As shown in Fig. Fig.22 and and3,3, CDK2 may play a role in influencing the recovery of GFP-H1b in living cells. To test this observation more directly, we wanted to analyze the effect of p21 expression on the mobility of GFP-H1b in WI-38 VA cells at G0. WI-38 VA cells have high CDK2 activity at G0 due to the inactivation of the Rb protein by large T antigen, which leads to derepression of the cyclin E promoter and cyclin E/CDK2 activation. Therefore, when cells are arrested in G0, CDK2 is the only active CDK in these cells. WI-38 VA cells were transfected with GFP-H1b for 16 h, followed by serum starvation. After 48 h of serum starvation, cells were infected for 30 h with either β-Gal-expressing adenovirus (adeno-β-Gal) or p21-expressing adenovirus (adeno-p21). FRAP experiments were then carried out following adenovirus infection as described before.
Infection with adeno-p21 (Fig. (Fig.4B)4B) decreased the recovery of GFP-H1b compared with that in cells infected with adeno-β-Gal (Fig. (Fig.4A).4A). Fifteen seconds after bleaching, GFP-H1b recovered to 58% in cells infected with adeno-β-Gal but only to 45% in adeno-p21-infected cells (Fig. (Fig.4C).4C). After the level of intensity recovery had stabilized, GFP-H1b recovered to 81% in adeno-β-Gal-infected cells but, in adeno-p21-infected cells, the extent of recovery was 71% (P = 0.005). Furthermore, the exchange rate of GFP-H1b decreased nearly twofold, as the t1/2 value for p21-infected cells was 16.2 s, compared to 8.3 s for the β-Gal-expressing cells (P = 0.001) (Table (Table11).
To test whether these differences in rates and extents of recovery are due to a change in the phosphorylation status of GFP-H1b and to ensure that the recovery difference seen with the transfection of GFP-H1b is not due to overexpression of β-Gal, FRAP experiments were carried out in WI-38 VA cells transfected with GFP-M1-5. As shown in Fig. Fig.4D4D and Table Table1,1, the recovery of GFP-M1-5 is not affected in cells overexpressing p21 compared to that in cells infected with adeno-β-Gal. Taken together, these results demonstrate that the mobility of GFP-histone H1 that is unable to be phosphorylated is decreased compared to that of GFP-histone H1 that can be phosphorylated and that CDK2 activity directly or indirectly determines the phosphorylation of histone H1 in vivo.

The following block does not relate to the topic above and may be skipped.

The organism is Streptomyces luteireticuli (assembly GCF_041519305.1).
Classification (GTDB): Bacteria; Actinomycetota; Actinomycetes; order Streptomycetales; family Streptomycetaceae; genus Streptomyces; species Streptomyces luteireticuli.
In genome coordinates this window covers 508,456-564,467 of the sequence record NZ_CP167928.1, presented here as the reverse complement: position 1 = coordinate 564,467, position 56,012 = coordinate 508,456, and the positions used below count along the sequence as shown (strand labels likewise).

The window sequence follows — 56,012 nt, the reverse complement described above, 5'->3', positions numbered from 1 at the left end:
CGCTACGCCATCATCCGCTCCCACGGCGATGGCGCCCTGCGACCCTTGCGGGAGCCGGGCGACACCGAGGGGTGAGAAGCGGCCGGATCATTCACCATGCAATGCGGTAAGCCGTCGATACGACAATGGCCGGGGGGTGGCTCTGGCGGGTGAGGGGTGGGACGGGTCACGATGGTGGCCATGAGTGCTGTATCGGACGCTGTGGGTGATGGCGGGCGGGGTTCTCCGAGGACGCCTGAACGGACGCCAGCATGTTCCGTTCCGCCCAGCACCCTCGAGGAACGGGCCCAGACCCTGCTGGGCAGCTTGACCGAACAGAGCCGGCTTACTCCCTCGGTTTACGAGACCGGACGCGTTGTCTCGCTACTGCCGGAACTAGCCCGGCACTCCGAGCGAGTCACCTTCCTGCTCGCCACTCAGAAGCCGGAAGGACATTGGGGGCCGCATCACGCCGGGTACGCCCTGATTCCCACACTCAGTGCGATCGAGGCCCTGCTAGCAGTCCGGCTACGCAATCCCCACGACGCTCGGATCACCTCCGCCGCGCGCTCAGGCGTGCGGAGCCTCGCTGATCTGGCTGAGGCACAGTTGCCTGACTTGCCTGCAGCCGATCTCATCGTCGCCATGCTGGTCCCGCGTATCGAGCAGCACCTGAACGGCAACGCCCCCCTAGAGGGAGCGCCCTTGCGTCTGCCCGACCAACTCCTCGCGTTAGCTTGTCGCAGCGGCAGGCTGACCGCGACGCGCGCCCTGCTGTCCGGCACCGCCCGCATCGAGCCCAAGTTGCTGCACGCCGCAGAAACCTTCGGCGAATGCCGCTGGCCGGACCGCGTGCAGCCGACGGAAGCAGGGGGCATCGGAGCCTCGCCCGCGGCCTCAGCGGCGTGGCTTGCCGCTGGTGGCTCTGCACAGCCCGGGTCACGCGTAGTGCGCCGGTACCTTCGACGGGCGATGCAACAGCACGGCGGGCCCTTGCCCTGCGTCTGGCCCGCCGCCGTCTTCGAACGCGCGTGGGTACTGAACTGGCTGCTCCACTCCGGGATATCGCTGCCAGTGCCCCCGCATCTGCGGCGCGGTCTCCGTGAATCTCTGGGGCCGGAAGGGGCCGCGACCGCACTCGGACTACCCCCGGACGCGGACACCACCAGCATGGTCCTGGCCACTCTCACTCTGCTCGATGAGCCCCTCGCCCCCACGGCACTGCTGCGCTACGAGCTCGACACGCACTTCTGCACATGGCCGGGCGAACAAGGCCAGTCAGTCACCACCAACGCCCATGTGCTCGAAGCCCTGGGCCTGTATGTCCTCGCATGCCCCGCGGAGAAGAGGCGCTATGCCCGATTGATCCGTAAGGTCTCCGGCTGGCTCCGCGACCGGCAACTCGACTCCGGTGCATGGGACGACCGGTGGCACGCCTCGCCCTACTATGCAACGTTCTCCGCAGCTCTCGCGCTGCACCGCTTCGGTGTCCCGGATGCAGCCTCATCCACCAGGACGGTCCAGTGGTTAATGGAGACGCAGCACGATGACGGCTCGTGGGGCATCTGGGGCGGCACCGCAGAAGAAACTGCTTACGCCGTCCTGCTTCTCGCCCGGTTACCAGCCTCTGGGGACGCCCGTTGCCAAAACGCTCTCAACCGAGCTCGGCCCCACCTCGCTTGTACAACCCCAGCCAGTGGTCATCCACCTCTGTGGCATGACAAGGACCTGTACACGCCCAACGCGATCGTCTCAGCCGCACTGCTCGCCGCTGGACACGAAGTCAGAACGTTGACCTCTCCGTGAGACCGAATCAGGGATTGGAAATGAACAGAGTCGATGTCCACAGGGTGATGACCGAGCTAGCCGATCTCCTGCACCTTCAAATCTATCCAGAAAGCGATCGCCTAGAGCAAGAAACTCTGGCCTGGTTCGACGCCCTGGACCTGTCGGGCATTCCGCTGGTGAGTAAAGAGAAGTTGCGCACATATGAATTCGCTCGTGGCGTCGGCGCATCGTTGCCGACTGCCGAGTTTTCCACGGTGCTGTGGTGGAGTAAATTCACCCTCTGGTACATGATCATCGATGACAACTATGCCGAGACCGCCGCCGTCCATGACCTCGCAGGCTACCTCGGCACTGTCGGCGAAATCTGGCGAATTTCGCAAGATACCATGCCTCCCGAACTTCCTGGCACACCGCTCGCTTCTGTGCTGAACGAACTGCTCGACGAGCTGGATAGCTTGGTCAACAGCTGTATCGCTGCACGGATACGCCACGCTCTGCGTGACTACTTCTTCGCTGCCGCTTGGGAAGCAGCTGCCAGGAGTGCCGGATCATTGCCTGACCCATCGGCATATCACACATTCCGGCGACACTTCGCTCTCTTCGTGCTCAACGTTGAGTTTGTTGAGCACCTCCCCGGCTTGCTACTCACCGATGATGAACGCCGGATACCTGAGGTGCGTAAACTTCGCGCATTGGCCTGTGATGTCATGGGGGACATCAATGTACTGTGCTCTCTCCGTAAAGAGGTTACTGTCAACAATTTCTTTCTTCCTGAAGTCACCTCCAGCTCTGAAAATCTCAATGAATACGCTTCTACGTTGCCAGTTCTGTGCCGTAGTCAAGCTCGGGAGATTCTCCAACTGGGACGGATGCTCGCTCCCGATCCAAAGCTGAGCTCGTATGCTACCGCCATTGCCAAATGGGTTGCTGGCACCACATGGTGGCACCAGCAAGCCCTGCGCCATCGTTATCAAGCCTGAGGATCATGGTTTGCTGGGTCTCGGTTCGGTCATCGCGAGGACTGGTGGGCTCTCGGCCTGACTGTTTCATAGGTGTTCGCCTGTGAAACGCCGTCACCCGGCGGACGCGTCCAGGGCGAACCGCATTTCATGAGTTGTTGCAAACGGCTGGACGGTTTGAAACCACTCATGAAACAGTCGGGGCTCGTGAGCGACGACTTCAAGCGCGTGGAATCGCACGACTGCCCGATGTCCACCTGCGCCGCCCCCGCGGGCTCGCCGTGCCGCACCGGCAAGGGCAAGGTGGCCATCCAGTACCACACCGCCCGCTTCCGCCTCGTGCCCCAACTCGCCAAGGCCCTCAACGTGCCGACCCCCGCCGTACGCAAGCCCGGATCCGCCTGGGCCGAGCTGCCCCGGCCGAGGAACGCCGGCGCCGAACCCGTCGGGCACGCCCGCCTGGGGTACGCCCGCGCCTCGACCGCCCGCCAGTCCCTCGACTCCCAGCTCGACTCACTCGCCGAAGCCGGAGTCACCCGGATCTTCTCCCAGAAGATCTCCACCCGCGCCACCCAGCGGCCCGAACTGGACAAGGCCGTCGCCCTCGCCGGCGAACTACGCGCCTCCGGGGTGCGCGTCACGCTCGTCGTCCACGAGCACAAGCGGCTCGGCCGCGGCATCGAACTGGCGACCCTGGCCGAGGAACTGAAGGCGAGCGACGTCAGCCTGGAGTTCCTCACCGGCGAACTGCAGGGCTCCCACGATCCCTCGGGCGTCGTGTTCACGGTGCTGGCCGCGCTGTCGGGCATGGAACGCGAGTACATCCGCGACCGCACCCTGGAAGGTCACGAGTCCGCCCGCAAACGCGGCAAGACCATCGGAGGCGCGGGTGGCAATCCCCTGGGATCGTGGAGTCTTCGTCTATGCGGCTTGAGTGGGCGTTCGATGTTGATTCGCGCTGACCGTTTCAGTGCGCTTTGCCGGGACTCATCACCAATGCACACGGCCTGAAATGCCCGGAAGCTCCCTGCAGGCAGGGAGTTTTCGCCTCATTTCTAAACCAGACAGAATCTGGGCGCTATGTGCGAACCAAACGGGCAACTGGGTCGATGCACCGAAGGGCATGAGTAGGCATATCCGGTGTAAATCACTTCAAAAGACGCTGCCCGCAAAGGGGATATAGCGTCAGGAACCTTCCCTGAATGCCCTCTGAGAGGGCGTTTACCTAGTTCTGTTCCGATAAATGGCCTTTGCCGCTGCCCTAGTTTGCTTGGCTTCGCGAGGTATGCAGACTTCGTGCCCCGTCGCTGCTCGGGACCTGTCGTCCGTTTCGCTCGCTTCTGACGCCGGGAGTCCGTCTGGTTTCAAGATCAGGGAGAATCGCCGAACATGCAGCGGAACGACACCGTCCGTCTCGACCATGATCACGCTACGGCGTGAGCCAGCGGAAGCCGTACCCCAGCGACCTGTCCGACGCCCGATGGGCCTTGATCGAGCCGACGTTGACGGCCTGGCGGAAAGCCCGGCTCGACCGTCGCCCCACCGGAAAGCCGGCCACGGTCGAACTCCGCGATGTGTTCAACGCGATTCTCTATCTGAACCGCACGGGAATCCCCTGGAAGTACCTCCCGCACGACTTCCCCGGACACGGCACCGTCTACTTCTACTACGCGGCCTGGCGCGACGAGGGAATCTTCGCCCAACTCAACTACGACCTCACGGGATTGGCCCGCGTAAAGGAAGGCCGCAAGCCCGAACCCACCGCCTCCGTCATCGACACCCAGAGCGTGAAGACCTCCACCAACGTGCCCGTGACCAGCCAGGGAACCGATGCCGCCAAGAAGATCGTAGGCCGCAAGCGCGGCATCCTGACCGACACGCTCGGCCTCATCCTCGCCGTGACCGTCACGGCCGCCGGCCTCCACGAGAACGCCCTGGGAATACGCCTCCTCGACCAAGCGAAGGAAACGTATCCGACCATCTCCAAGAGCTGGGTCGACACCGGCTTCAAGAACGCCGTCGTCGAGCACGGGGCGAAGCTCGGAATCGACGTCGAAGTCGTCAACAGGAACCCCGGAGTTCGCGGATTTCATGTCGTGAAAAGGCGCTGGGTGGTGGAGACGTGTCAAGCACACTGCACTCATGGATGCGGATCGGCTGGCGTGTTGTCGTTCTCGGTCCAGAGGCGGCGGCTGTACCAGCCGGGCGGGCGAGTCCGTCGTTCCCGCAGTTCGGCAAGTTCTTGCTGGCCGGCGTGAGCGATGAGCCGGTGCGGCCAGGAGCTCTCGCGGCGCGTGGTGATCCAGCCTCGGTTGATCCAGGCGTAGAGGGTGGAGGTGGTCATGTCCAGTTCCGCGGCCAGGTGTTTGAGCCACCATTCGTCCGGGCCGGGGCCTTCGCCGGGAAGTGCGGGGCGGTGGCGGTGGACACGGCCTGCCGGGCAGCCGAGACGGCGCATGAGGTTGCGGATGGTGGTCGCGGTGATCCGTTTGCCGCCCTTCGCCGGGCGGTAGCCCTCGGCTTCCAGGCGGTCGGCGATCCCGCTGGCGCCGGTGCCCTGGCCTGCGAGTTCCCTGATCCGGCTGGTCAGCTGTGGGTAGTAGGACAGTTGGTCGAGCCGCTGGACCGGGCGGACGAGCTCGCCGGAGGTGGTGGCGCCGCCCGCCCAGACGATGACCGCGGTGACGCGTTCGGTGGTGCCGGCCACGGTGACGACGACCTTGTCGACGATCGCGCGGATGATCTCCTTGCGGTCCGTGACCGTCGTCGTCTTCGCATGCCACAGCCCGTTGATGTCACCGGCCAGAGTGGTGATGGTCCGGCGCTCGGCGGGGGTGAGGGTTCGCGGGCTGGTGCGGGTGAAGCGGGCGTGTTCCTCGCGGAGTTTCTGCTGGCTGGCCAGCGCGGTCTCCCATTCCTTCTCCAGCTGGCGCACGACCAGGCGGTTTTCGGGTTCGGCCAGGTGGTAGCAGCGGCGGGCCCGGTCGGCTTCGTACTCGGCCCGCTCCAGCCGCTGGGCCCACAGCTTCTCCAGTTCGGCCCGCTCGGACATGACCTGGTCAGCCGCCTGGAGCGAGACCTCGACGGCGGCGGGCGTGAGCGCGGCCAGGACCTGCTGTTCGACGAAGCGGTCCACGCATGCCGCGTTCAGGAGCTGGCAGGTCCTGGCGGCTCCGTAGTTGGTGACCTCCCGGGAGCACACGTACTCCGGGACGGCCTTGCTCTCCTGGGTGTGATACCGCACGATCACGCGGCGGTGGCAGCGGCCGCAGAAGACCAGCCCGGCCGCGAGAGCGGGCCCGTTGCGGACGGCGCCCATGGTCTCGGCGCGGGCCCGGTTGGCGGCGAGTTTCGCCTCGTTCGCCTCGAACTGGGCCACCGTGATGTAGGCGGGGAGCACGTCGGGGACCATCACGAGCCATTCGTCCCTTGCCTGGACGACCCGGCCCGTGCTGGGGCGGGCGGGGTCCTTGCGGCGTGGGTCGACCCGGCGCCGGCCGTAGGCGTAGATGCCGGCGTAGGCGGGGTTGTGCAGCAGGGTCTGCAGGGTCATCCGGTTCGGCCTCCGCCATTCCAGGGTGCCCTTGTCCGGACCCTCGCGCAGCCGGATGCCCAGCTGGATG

Previous studies have compared wild-type GFP-H1 dynamics in heterochromatic versus euchromatic regions, defining these regions according to morphological criteria (36). We wanted to analyze the mobility of our GFP-tagged chimeric proteins more directly in both heterochromatic and more euchromatic regions of the nucleus to test whether phosphorylation status may influence histone H1 dynamics in these regions.
In order to target our FRAP analysis to heterochromatic regions, we took advantage of a lac repressor-based system that allowed for the direct visualization of a heterochromatic chromosome arm generated by gene amplification (2, 49). AO3_1 CHO cells, in which lac operator repeats and coamplified genomic DNA form an ~90-Mbp highly condensed heterochromatic chromosomal array (32), were cotransfected with YFP-tagged Lac and either CFP-tagged H1b or CFP-M1-5. YFP-Lac binds to the lac operator repeats within the array, and thus the heterochromatic region can be visualized as a 0.5- to 1.0-μM mass (Fig. (Fig.5A)5A) by fluorescence microscopy. For FRAP analysis, photobleaching was performed across a region of the nucleus that contains the heterochromatic array (Fig. (Fig.5A).5A). The extent and rate of recovery of CFP-H1b or CFP-M1-5 were measured over the heterochromatic array and over the “nonarray” portion of the nucleus (Fig. (Fig.5B,5B, inset).
When the recovery plateau was reached at 110 s after bleaching, the relative extent of recovery of CFP-H1b over the heterochromatic array was 87% (Fig. (Fig.5B,5B, graph). However, the extent of recovery of the CFP-M1-5 mutant was only 69% (P = 0.008). In addition, the recovery rate of CFP-H1 (12.4 ± 3.0 s) was faster than that of CFP-M1-5 (25.5 ± 7.0 s) in heterochromatin (Table (Table1).1). Interestingly, over the nonarray portion of the bleached nucleus, CFP-H1b and CFP-M1-5 recovered to 89 and 85%, respectively, and at the same rate (Table (Table1).1). The CDK2 activity in these CHO cells is sixfold less than that observed in HeLa cells (A. Contreras and R. E. Herrera, unpublished data). Thus, the major decrease in rates and extents of recovery of CFP-M1-5 compared with those of CFP-H1b is specific for heterochromatic regions.